Extending their knowledge on the work environment, in addition to theoretical studies, will help prepare students for the next challenge.
But most importantly – study!
A philosophical question:
Sustainability relies on national state-funded programs and donations. Governments implement sustainability through regulation, taxes, and budgets. By contrast, the world’s leading corporations promote high-impact sustainability changes: On the one hand – they use sustainability to raise their profile, in order to increase their efficiency and profits. On the other hand – they make astronomical amounts of money from us, their customers. Amazon is an illustrative example: it has a revolutionary sustainability program while maintaining differential pricing models for various business, geographical, and time segments, as well as brutally crushing competitors. So the corporations gain global power, and the ability to contain them is limited – but at the same time, they are the ones responsible for the significant change in the perception of sustainability worldwide.
Should we entrust the future of our planet to the hands of global corporations?
This philosophical question certainly raises many questions regarding the right strategy and the effective measures that would help implement sustainability.
In my opinion, it would be wrong to leave this issue entirely in the hands of major corporations. For example, if tomorrow the issue of sustainability becomes less “trendy”, what will happen then? The corporations will abandon it and focus on the next profitable target, new trends will dominate public discourse, and sustainability will become irrelevant. There is no doubt that major corporations have strongly influenced the perception of sustainability, and Amazon is indeed an illustrative example. On the other hand, we must not forget that as well as the brutal crushing of competition, those corporations have a negative impact on the environment. Paradoxically, some of the corporations that advocate environmental changes – for marketing purposes, among other considerations – constantly exacerbate the situation by increasing consumption, generating waste, etc. It is a complex problem that requires a comprehensive approach, involving governmental bodies, including the regulatory ones. If the past has taught us anything, it is that significant global changes occurred only following a concentrated effort by governments and multinational collaborations. Europe is an excellent example. Despite various problems – economic, political, and others – it is undeniable that the European countries are world leaders in sustainability and environmental protection. This has been achieved partly through multinational collaboration and aggressive regulation in EU countries. A possible solution may be achieved through cooperation, dialogue, and a joint effort by all parties, both governmental and corporate, to promote sustainability and protect the environment.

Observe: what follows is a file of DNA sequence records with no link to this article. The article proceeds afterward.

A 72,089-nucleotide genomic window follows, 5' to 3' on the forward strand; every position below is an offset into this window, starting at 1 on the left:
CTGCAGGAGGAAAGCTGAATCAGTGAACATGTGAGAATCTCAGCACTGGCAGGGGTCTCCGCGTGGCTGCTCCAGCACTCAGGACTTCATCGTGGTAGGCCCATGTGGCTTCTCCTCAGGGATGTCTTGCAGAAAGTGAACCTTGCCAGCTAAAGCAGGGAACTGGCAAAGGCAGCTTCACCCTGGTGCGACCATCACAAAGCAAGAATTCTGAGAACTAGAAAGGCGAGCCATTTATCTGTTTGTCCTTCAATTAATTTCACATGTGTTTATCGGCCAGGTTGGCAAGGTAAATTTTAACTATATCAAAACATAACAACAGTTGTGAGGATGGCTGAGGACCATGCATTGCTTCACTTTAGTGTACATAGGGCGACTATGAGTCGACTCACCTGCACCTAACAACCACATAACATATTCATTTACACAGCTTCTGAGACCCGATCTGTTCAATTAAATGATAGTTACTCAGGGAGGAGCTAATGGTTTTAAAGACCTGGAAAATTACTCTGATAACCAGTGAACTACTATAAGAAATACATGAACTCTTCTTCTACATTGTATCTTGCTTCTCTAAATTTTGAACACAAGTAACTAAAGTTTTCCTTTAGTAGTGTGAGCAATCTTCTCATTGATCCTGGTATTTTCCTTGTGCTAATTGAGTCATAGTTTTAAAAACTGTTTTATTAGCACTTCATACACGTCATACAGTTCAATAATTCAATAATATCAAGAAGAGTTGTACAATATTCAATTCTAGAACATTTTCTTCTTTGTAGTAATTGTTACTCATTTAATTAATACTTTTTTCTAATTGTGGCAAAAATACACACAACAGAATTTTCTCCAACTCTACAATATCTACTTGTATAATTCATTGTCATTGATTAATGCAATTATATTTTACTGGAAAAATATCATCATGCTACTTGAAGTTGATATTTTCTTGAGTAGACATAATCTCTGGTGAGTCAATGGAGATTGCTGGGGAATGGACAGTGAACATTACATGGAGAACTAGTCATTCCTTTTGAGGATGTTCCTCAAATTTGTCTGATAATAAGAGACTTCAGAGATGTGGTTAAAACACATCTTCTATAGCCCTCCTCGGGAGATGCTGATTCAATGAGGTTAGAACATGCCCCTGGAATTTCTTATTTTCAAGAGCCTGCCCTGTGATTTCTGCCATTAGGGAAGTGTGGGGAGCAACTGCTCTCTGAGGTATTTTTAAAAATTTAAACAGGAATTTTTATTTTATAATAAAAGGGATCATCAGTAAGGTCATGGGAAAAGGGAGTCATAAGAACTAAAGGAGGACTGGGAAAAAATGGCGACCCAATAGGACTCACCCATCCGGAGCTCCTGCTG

That is the only way to secure the future of our precious planet, for us and for the next generations.